“Imagine the amalgam of hurdy-gurdy drones, tablas, and Braxtonian Ghost Trance Music. Or think of a highly idiomatic LaMonte Young-styled expression, a music of eternal return played with vernacular instruments from two different cultures…Hypnotic, bewitching, unexpected.”
—Signal to Noise
Songlines is primarily a jazz label, but world music influences have often been a part of the music we produce, and every once in a while a local, purely world music project comes along that we just have to do. In fact Vancouver, with its great variety of immigrant and ethnic communities from Asia, Europe, Africa and Latin America, is a hotbed of world music activity, including many examples of cross-cultural music-making. Michael O’Neill is a classically trained composer and pianist who was drawn as a youth to the highland pipes and has been playing them ever since. Michael has also been involved since the ‘80s in composing and performing works for Javanese and Balinese gamelan – his “Lessons of the Garden” was featured on the 2004 Songlines release New Nectar by Vancouver’s Gamelan Madu Sari. And since 1995 he has been collaborating as a piper with the contemporary taiko group Uzume Taiko.
This record is the culmination of Michael’s interest in expanding the piping tradition into new realms of sound and expression – four works composed over the last 15 years for pipes and various percussion instruments (taiko, djembe, tabla, Tibetan and Chinese cymbals, etc.). Each piece takes a different approach. The earliest is “Horse of a Different Colour.” Michael describes it as “the most Philip Glass-influenced piece, with short motives repeated, but with as much dissonance as I could get out of the bagpipes at that time….I was also using hocketing devices that I think were in my mind from Balinese gamelan, creating a melody that travels note by note between the four bagpipes.”
Next came “Being and Doing,” a ceremonial or ritual work for pipes and Hare Krishna-style percussion in seven sections (tracks 1-7): “I was always fascinated with the pipes because you can walk and play them. I got the idea that I could make a piece that would mirror a walking journey through life, and that I could also speculate through music on the afterlife. I called the part about life Being, and the part about death or the beyond Doing. When I finished the whole Being section I realized that there could be no walking to it, because what I thought was simple to play wasn’t really. In the Doing section, the idea was to create a piece that was more about sustain and tuning than actually trying to get anywhere.” Half an hour long, “Being and Doing” is a grounded yet ecstatic musical meditation on inner and outer states of being, and the kind of direct experience of duration, stasis and change that only music can provide.
“Jedaya” is much more playful, but with a dark side too. “The piece was inspired by sailing trips in Georgia Strait, near Vancouver and Jedediah Island. One particularly blustery day we were all ‘hiked’ way out, desperately trying to counterbalance the tilt of the boat – that’s the kinetic effect I’m trying to recapture.” The hearty yet relentless 12/8 riffs and percussion outbursts might even evoke images from pirate movies. The dirge-like end section draws on “a sobering experience with an incompetent sailor who crashed the boat into the beach after turning it over in the lake.”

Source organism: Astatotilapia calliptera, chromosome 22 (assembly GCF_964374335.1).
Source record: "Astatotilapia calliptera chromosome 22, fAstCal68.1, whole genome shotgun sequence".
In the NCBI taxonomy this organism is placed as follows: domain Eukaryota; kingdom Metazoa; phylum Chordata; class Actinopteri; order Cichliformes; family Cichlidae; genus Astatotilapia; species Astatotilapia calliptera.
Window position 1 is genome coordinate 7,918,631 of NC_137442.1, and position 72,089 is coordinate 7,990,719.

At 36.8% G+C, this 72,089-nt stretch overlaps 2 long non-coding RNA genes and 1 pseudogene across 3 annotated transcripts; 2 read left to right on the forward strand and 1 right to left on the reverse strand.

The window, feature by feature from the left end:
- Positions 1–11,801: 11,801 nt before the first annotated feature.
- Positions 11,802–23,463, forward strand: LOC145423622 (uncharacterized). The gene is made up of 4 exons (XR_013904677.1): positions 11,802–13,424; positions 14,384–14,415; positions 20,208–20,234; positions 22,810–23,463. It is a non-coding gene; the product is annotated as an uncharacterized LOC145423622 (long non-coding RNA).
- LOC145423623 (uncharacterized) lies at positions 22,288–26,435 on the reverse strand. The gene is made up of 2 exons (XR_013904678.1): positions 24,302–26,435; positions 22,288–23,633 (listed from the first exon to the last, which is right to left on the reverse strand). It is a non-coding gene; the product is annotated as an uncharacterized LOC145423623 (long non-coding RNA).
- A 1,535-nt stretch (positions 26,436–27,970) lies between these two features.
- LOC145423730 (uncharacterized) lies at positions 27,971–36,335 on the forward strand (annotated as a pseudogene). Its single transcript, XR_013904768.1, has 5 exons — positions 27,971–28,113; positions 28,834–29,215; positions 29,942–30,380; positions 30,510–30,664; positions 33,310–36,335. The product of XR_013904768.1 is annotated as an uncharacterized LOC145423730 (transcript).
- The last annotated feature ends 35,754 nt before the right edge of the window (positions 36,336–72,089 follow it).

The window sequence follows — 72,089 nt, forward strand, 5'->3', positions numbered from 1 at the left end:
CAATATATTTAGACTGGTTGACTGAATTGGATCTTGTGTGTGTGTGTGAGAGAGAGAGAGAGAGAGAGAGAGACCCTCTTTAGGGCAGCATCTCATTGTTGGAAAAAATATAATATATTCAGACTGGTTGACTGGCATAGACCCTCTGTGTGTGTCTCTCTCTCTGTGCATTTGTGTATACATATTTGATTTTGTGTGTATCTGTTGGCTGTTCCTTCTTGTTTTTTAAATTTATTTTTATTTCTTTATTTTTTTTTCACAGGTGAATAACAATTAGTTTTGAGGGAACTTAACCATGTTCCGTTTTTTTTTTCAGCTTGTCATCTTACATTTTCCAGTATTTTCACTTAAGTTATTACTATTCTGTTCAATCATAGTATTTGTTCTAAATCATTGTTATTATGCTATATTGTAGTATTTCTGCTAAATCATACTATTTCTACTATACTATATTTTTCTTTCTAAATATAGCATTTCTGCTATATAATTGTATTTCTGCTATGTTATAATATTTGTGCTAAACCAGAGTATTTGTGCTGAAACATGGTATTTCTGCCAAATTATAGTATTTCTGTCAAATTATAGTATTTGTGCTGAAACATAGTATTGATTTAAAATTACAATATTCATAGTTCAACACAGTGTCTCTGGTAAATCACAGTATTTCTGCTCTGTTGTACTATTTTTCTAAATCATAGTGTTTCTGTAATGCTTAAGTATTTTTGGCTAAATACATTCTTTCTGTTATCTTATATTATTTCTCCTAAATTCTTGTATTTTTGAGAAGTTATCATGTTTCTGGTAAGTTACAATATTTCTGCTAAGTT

Finally and most recently, “Luffness” is a major collaborative piece for pipes and taiko (plus shakuhachi and didjeridu). Members of Uzume Taiko composed not only percussion parts but some of the pipe parts as well. It grew out of an image suggested by Scottish musician Phil Cunningham to Uzume in a bar in Aberdeen: a pipe band and a taiko group encountering each other on a misty moor. Some sections are rather lyrical, others are very dynamic and feature the different taiko drums extensively. A piping innovation here is the lowered drone note, creating a major scale by means of extensions to the drone pipes.
So within the apparently restricted expressive range of the bagpipes O’Neill has brought forth a wide variety of moods, the results of a passionate response to the unrealized potential of a deep tradition. For all their structural sophistication these are far from academic works, and his group Mearingstone will soon be touring the music to festivals in North America and Europe. As usual with Songlines, the high-res recording was mixed to stereo and 5.0, the surround mix adding a rather phenomenal extra dimension to the music.
Born in Calgary in 1955, Michael O’Neill has been based in Vancouver since 1982. His composition teachers include Gilles Tremblay, Martin Bartlett, Rudolf Komorous, and Barry Truax. He has written works for Vancouver’s Gamelan Madu Sari, Uzume Taiko, Silk Road Music, Simon Fraser University Pipe Band, Karen Jamieson Dance, and choreographer Crystal Pite, also for bass clarinetist Lori Freedman, Winnipeg’s Stirling Pipe Band, performance poet Sheri-D Wilson, Toronto’s Evergreen Club Contemporary Gamelan (“Metaforest and Field,” for bagpipes and gamelan), Maja Gender, and his own ensemble Mearingstone. Michael also performs in the Uzume Taiko Ensemble, Gamelan Madu Sari, and Gamelan Alligator Joy, and co-leads Maja Gender, a Balinese shadow play quartet which specializes in new music.